A Sure Way to Ruin My Day: The Phrase “Enforceable Browsewrap”–HealthplanCRM v. Avmed

Cavulus is a software licensor. Avmed is the customer/licensee. Avmed decided to migrate from Cavulus to Salesforce, and it asked vendor NTT to help with the data migration. Avmed purportedly sublicensed software access to NTT (as the license allegedly permitted), but the sublicense was allegedly conditioned on NTT clicking on Cavulus’ EULA. Cavulus found out about NTT’s access and initiated an arbitration against Avmed and NTT. The case was remanded to court to decide arbitrability. The court finds the arbitration clause is valid and sends the case back to arbitration.

This is the login screen that NTT confronted:

The court concludes: “The link to the End-User Agreement on Cavulus’s log-in page creates an enforceable browsewrap agreement.” 😢😢😢 The court explains:

The log-in page consists of a box to type in a user ID and password and then, about one inch below that box, a sentence reading: “Use of Cavulus constitutes acceptance of the End User License Agreement,” containing a hyperlink to the Agreement itself. This language was displayed every time an NTT employee (or other user) logged on to the software. Cavulus alleges that nine NTT employees logged on more than 75 times, and NTT does not dispute that it performed work for AvMed that required it to access Cavulus’s platform.

The court rejected NTT’s argument that the call-to-action wasn’t sufficiently conspicuous:

The link to the End-User Agreement appears no more than an inch below the log-in boxes, and it is both above and set apart from the “large paragraph” of text NTT references (which is itself only six sentences long). The link is not concealed at the bottom of a webpage or hidden in fine print. What’s more, the blue hyperlink to access the full End-User Agreement stands out against the white background of the log-in page and appears in a sentence which straightforwardly advises the user that “[u]se of Cavulus constitutes acceptance” of the linked agreement.

To support this conclusion, the court cites some older cases, including Snap-on Bus. Sols. Inc. v. O’Neil & Assocs., Inc., 708 F. Supp. 2d 669, 683 (N.D. Ohio 2010); Ticketmaster L.L.C. v. RMG Techs., Inc., 507 F.Supp.2d 1096, 1107 (C.D. Cal. 2007) [a case I still teach in Internet law]; Ticketmaster Corp. v. Tickets.Com, Inc., No. CV997654, 2003 WL 21406289, at *2 (C.D. Cal. Mar. 7, 2003); and Cairo, Inc. v. Crossmedia Servs., Inc., No. C 04-04825, 2005 WL 756610, at *2 (N.D. Cal. Apr. 1, 2005).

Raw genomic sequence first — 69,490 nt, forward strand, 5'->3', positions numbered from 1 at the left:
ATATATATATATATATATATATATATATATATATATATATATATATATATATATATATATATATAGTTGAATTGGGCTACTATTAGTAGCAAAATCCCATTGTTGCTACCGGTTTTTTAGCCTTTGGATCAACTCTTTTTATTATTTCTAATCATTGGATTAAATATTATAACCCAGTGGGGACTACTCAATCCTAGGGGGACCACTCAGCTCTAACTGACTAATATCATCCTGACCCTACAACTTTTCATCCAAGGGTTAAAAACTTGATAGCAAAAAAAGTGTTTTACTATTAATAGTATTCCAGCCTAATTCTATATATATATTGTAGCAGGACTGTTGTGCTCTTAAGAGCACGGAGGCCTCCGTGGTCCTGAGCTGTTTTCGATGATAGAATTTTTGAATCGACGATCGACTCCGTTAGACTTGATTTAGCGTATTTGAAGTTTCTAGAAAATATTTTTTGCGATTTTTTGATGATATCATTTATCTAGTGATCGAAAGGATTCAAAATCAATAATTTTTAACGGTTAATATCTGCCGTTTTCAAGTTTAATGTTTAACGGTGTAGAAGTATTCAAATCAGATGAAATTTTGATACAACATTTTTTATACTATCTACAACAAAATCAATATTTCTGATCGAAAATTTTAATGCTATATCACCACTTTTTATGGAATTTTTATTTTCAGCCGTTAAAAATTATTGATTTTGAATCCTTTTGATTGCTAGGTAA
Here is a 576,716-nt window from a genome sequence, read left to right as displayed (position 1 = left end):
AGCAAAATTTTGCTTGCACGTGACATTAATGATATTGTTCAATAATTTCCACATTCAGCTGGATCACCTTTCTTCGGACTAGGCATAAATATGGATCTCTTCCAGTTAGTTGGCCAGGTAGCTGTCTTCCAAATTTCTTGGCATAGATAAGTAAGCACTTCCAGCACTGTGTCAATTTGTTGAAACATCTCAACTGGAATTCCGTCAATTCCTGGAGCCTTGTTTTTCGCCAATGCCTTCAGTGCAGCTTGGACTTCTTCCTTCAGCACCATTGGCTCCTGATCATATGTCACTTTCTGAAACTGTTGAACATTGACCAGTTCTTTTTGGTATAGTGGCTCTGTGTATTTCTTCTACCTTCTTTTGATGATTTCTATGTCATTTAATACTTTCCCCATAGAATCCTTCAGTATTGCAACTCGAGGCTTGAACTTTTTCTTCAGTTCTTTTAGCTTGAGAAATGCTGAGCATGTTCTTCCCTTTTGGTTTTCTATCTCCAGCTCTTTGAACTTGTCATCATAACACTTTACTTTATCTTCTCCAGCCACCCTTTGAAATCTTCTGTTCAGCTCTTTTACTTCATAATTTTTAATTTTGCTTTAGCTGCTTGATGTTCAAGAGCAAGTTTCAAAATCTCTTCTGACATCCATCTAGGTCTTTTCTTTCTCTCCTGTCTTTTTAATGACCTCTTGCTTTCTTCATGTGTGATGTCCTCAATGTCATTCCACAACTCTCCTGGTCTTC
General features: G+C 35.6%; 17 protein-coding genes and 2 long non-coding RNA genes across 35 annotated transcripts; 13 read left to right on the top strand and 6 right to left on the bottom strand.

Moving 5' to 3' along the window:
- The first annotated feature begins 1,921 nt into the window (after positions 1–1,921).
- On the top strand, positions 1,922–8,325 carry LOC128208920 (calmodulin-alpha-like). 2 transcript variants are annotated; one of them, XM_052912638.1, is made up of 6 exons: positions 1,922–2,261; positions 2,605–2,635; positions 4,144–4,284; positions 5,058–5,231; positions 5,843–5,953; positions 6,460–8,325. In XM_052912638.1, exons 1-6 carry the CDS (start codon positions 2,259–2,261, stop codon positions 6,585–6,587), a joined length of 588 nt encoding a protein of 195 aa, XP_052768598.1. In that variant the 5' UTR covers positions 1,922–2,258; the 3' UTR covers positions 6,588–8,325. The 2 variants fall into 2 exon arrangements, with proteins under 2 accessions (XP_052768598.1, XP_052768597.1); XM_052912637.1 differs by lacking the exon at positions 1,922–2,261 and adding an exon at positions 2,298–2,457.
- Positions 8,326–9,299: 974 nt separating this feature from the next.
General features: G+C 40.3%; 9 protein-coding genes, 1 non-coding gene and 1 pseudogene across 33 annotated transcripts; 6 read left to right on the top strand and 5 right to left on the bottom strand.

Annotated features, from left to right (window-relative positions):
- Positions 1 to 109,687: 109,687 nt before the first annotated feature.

As if the phrase “enforceable browsewrap” hadn’t done enough damage, the court says:

because the explicit warning that “use” of the software “constitutes acceptance” appears directly below the log-in button, the language arguably functions more like a “clickwrap” agreement than a traditional browsewrap agreement—perhaps falling somewhere between the two. That is, while Cavulus does not ask its users to check an “I Accept” box, as is the case with a typical clickwrap agreement, the placement of an explicit warning directly below a log-in button has a similar psychological effect. And clickwrap agreements are routinely enforced by the courts.

🤮🤮🤮 No. Just no. If you’re going to call a EULA an enforceable browsewrap, then you should own it. Don’t try to hedge your vernacular by saying it’s a clickwrap-like browsewrap. Or here’s a crazy thought…how about never using any -wrap phrase ever again???

NTT also tried to avoid the EULA by saying the NTT employees who logged into Cavulus were individually binding themselves and not NTT as their employer. After several minutes of laugh-cry (ha, ha, ha…wait a minute, did you really just throw your employees under the bus???), the court responds plainly: “Under settled principles of agency law, because NTT’s employees were acting within the scope of their employment, their conduct bound their employer, NTT.”

Still, the court qualifies its statement: “this is not to say that NTT would be bound by every nominally enforceable browsewrap agreement its employees might encounter when they access a website from their work computers.” Unfortunately, the court doesn’t explore this boundary more.

So back to the contract formation. This screen took me back to the software license agreements I drafted in the 1990s. Cavulus’ interface is old-school and could use a freshening-up. When it does bring the interface into the 21st century, Cavulus can make two easy changes. First, the call-to-action could be reworded, such as saying “Logging-on constitutes acceptance of the EULA.” (However, I note a subtle consideration issue as applied to contractors like NTT–if the EULA doesn’t give them permission to access the software, then what consideration does Cavulus give NTT?) Second, Cavulus could put the call-to-action above the log-in credentials fields. Those two changes would have converted the screen to a clickthrough and made this an easier case for judges. Cavulus didn’t need the extra legal help this time, but I also wouldn’t rely on other courts finding “enforceable browsewraps” in future cases.

Case citation: HealthplanCRM LLC v. Avmed Inc., 2020 WL 2028261 (W.D. Pa. April 28, 2020)